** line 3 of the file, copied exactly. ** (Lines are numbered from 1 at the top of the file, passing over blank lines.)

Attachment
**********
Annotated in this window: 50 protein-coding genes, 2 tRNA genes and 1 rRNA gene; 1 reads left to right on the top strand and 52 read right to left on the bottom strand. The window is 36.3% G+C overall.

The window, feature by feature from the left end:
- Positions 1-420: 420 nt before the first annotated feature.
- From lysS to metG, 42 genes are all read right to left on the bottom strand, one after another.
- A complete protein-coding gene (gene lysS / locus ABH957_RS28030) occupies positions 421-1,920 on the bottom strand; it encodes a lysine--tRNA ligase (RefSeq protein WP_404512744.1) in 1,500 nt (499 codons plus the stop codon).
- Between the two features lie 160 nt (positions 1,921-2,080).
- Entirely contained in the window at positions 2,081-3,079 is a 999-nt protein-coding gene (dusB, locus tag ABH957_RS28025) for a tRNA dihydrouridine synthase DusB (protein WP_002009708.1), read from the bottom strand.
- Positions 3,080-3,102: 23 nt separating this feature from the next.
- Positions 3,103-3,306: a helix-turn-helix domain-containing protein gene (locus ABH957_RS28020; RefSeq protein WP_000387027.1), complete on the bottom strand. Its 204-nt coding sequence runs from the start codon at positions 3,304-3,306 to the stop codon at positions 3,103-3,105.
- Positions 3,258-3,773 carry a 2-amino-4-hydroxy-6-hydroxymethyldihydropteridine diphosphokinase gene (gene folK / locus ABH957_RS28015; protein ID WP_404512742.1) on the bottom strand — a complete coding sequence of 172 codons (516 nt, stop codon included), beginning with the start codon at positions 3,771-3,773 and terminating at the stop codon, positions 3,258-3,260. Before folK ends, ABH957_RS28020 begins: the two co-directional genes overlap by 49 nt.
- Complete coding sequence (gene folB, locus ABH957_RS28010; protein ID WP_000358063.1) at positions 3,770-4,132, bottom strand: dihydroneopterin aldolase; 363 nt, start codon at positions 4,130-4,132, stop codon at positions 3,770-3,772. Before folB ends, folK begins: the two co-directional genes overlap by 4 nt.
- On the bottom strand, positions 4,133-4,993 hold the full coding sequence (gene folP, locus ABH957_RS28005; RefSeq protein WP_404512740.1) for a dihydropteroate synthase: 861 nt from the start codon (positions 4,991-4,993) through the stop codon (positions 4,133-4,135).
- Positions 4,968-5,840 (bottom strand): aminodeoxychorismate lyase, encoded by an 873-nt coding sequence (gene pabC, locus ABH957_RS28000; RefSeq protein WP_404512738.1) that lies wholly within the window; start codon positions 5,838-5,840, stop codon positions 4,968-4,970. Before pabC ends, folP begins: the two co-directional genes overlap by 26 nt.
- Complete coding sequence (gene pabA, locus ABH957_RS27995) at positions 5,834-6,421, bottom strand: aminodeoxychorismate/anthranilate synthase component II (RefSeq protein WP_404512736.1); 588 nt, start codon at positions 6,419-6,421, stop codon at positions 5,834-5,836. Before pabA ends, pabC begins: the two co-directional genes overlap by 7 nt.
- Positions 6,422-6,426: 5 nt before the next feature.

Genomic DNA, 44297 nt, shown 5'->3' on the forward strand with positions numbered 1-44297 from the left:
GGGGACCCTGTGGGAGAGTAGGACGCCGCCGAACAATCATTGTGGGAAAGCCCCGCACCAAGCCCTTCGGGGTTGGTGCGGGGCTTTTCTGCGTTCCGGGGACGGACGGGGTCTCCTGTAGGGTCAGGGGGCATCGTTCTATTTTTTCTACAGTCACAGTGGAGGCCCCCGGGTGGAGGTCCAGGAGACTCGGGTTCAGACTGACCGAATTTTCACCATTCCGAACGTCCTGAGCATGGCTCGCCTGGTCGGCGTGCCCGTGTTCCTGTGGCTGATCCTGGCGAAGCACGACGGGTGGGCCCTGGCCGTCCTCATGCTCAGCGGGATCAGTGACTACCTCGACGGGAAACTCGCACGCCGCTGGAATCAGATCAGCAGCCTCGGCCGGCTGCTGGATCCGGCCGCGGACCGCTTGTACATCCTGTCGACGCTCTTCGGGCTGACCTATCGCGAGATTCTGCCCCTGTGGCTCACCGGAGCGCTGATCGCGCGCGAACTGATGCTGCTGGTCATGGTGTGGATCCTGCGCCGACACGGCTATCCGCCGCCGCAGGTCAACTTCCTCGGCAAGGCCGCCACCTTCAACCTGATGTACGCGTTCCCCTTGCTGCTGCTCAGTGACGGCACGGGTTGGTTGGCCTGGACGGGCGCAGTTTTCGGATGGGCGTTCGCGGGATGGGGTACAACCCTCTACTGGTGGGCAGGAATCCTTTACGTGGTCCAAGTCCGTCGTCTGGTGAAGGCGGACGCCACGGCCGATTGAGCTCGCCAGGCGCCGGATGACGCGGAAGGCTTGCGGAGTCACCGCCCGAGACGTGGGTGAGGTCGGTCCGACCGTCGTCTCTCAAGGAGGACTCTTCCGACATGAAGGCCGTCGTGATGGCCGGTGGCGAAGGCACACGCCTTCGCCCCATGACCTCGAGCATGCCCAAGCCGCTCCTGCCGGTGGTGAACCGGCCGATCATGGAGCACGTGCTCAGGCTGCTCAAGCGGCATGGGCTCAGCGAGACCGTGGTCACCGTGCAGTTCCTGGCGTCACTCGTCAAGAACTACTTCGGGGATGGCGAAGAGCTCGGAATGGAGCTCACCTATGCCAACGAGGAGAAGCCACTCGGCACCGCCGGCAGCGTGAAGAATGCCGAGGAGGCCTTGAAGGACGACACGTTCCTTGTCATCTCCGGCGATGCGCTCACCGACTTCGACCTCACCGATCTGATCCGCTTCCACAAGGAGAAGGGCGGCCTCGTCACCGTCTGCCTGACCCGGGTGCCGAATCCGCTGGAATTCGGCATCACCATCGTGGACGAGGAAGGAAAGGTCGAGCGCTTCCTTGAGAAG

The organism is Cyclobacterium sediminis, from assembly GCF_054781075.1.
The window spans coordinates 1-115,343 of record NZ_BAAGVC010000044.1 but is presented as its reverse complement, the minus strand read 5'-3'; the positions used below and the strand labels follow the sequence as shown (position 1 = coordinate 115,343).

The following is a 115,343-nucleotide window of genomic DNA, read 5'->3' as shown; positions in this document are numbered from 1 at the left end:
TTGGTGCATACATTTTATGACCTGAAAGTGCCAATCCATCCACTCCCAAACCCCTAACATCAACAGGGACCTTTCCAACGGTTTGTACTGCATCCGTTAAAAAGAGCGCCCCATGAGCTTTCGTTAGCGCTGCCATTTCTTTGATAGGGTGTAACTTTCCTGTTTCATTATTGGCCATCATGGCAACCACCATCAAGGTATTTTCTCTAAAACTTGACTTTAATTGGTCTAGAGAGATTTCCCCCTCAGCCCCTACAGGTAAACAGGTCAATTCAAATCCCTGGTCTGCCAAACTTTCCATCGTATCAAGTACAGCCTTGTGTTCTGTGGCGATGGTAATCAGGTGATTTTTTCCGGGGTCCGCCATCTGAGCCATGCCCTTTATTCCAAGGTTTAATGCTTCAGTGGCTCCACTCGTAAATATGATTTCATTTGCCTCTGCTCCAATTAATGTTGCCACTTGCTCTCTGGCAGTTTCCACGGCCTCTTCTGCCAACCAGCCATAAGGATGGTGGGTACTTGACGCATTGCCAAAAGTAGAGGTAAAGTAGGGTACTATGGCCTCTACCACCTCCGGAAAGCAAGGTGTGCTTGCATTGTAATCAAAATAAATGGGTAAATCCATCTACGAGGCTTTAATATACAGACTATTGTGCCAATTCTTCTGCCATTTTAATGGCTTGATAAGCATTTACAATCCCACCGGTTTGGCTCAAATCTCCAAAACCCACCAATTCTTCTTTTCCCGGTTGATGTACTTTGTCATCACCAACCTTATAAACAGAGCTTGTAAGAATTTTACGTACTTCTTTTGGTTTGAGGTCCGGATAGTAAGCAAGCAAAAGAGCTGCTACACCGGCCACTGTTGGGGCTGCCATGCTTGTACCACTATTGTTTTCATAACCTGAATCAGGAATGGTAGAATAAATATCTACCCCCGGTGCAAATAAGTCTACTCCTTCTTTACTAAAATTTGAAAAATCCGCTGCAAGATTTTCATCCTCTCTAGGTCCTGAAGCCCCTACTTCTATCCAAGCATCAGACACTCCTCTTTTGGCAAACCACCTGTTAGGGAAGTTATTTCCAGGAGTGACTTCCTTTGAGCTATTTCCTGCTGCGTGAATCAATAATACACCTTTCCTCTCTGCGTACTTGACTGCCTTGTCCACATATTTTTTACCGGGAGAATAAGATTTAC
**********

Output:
- Positions 1-420: 420 nt before the first annotated feature.